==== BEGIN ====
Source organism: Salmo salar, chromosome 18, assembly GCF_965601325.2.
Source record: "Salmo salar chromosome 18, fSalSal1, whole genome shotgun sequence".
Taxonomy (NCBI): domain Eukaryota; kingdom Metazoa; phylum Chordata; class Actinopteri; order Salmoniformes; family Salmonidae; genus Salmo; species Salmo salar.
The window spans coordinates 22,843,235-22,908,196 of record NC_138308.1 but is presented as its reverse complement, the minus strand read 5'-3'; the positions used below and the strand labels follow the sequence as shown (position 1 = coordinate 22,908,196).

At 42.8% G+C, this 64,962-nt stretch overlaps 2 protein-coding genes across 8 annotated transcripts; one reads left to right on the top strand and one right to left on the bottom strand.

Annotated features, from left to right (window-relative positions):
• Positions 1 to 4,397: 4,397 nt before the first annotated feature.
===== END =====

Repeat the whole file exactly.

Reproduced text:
Source organism: Salmo salar, chromosome 18, assembly GCF_965601325.2.
Source record: "Salmo salar chromosome 18, fSalSal1, whole genome shotgun sequence".
Taxonomy (NCBI): domain Eukaryota; kingdom Metazoa; phylum Chordata; class Actinopteri; order Salmoniformes; family Salmonidae; genus Salmo; species Salmo salar.
The window spans coordinates 22,843,235-22,908,196 of record NC_138308.1 but is presented as its reverse complement, the minus strand read 5'-3'; the positions used below and the strand labels follow the sequence as shown (position 1 = coordinate 22,908,196).

At 42.8% G+C, this 64,962-nt stretch overlaps 2 protein-coding genes across 8 annotated transcripts; one reads left to right on the top strand and one right to left on the bottom strand.

Annotated features, from left to right (window-relative positions):
• Positions 1 to 4,397: 4,397 nt before the first annotated feature.